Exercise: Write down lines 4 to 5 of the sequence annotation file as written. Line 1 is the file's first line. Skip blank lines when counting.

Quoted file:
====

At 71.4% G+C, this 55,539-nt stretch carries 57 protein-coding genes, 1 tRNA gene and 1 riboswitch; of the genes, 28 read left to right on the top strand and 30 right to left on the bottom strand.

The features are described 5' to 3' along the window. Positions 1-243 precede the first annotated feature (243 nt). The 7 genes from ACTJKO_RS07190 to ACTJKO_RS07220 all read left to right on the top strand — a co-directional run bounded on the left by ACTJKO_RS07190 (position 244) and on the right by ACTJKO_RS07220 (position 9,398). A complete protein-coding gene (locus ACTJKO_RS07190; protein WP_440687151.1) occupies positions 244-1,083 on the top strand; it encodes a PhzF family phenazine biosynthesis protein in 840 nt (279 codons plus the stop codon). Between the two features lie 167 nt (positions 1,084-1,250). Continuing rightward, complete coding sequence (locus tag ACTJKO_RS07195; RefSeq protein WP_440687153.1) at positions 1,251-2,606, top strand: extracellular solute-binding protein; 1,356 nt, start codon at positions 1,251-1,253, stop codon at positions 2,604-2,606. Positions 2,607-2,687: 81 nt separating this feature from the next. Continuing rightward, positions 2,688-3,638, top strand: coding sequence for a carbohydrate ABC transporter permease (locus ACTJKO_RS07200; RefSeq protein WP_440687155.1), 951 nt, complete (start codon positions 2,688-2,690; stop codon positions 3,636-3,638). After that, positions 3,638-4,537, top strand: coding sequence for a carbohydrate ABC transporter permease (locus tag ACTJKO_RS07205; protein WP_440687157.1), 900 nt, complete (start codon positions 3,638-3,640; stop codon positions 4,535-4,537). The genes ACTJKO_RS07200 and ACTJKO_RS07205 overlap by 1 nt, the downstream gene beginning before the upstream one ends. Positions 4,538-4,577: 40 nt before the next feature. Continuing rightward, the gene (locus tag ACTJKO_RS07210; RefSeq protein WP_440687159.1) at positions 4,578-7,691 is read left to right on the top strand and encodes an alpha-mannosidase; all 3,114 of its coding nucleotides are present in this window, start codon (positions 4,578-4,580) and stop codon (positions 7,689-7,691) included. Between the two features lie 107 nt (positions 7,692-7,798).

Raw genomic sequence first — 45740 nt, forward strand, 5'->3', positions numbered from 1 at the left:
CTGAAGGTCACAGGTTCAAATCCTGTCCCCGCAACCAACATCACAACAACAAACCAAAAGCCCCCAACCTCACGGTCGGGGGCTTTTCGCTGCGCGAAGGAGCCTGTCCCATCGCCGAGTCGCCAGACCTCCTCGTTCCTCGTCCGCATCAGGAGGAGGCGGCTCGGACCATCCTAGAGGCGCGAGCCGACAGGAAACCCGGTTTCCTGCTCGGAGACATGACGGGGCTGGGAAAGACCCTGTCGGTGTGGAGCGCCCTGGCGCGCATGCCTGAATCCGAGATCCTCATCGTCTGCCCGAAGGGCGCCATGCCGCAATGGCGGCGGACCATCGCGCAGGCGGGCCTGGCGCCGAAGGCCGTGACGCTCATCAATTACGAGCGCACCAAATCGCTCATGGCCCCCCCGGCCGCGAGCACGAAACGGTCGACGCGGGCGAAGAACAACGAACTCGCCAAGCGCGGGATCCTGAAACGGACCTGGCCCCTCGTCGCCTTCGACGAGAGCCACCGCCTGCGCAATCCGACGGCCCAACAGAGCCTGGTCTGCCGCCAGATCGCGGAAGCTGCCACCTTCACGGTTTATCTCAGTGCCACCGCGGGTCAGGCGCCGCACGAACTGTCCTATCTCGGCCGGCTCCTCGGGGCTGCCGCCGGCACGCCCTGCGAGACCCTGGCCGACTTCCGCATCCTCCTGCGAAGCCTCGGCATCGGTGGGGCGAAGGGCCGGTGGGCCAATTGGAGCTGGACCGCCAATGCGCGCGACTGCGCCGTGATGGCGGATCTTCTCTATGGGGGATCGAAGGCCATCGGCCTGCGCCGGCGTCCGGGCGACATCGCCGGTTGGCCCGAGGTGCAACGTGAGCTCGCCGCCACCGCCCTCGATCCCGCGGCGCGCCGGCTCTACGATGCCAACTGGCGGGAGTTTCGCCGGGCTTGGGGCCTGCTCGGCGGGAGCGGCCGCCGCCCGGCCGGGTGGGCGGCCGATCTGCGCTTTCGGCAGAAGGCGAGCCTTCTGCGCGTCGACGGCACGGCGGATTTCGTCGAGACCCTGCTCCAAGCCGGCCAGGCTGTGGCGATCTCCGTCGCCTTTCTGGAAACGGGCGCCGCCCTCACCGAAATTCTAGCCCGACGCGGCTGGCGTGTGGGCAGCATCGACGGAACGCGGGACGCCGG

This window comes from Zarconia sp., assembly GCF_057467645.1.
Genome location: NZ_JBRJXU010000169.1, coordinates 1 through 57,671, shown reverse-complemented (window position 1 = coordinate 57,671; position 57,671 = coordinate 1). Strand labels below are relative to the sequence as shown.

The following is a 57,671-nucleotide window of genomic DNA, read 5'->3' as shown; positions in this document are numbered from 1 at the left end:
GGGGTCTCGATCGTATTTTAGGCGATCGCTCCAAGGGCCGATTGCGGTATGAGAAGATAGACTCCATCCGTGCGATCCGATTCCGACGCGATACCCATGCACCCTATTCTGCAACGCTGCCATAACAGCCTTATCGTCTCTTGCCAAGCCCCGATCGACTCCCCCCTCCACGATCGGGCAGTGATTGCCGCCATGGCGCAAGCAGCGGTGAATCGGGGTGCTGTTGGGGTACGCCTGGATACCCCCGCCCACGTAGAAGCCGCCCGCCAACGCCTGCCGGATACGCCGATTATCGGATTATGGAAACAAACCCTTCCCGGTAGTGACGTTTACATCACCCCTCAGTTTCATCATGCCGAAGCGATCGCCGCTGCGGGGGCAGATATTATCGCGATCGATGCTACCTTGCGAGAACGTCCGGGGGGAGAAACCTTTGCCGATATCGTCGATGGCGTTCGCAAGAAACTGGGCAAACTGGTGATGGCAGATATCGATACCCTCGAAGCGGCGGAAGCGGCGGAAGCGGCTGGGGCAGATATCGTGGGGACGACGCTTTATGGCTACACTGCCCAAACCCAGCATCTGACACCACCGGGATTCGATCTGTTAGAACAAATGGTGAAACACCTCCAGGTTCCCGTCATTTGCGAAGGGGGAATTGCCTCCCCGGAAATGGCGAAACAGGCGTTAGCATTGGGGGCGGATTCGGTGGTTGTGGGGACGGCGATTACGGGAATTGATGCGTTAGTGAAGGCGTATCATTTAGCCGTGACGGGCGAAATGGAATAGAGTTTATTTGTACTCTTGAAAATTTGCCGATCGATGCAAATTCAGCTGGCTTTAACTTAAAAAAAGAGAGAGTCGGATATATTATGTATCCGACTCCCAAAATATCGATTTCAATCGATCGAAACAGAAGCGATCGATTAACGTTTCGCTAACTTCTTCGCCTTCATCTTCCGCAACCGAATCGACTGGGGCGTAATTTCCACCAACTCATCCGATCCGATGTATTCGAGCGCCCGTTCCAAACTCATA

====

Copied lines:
CTGAAGGTCACAGGTTCAAATCCTGTCCCCGCAACCAACATCACAACAACAAACCAAAAGCCCCCAACCTCACGGTCGGGGGCTTTTCGCTGCGCGAAGGAGCCTGTCCCATCGCCGAGTCGCCAGACCTCCTCGTTCCTCGTCCGCATCAGGAGGAGGCGGCTCGGACCATCCTAGAGGCGCGAGCCGACAGGAAACCCGGTTTCCTGCTCGGAGACATGACGGGGCTGGGAAAGACCCTGTCGGTGTGGAGCGCCCTGGCGCGCATGCCTGAATCCGAGATCCTCATCGTCTGCCCGAAGGGCGCCATGCCGCAATGGCGGCGGACCATCGCGCAGGCGGGCCTGGCGCCGAAGGCCGTGACGCTCATCAATTACGAGCGCACCAAATCGCTCATGGCCCCCCCGGCCGCGAGCACGAAACGGTCGACGCGGGCGAAGAACAACGAACTCGCCAAGCGCGGGATCCTGAAACGGACCTGGCCCCTCGTCGCCTTCGACGAGAGCCACCGCCTGCGCAATCCGACGGCCCAACAGAGCCTGGTCTGCCGCCAGATCGCGGAAGCTGCCACCTTCACGGTTTATCTCAGTGCCACCGCGGGTCAGGCGCCGCACGAACTGTCCTATCTCGGCCGGCTCCTCGGGGCTGCCGCCGGCACGCCCTGCGAGACCCTGGCCGACTTCCGCATCCTCCTGCGAAGCCTCGGCATCGGTGGGGCGAAGGGCCGGTGGGCCAATTGGAGCTGGACCGCCAATGCGCGCGACTGCGCCGTGATGGCGGATCTTCTCTATGGGGGATCGAAGGCCATCGGCCTGCGCCGGCGTCCGGGCGACATCGCCGGTTGGCCCGAGGTGCAACGTGAGCTCGCCGCCACCGCCCTCGATCCCGCGGCGCGCCGGCTCTACGATGCCAACTGGCGGGAGTTTCGCCGGGCTTGGGGCCTGCTCGGCGGGAGCGGCCGCCGCCCGGCCGGGTGGGCGGCCGATCTGCGCTTTCGGCAGAAGGCGAGCCTTCTGCGCGTCGACGGCACGGCGGATTTCGTCGAGACCCTGCTCCAAGCCGGCCAGGCTGTGGCGATCTCCGTCGCCTTTCTGGAAACGGGCGCCGCCCTCACCGAAATTCTAGCCCGACGCGGCTGGCGTGTGGGCAGCATCGACGGAACGCGGGACGCCGG

This window comes from Zarconia sp., assembly GCF_057467645.1.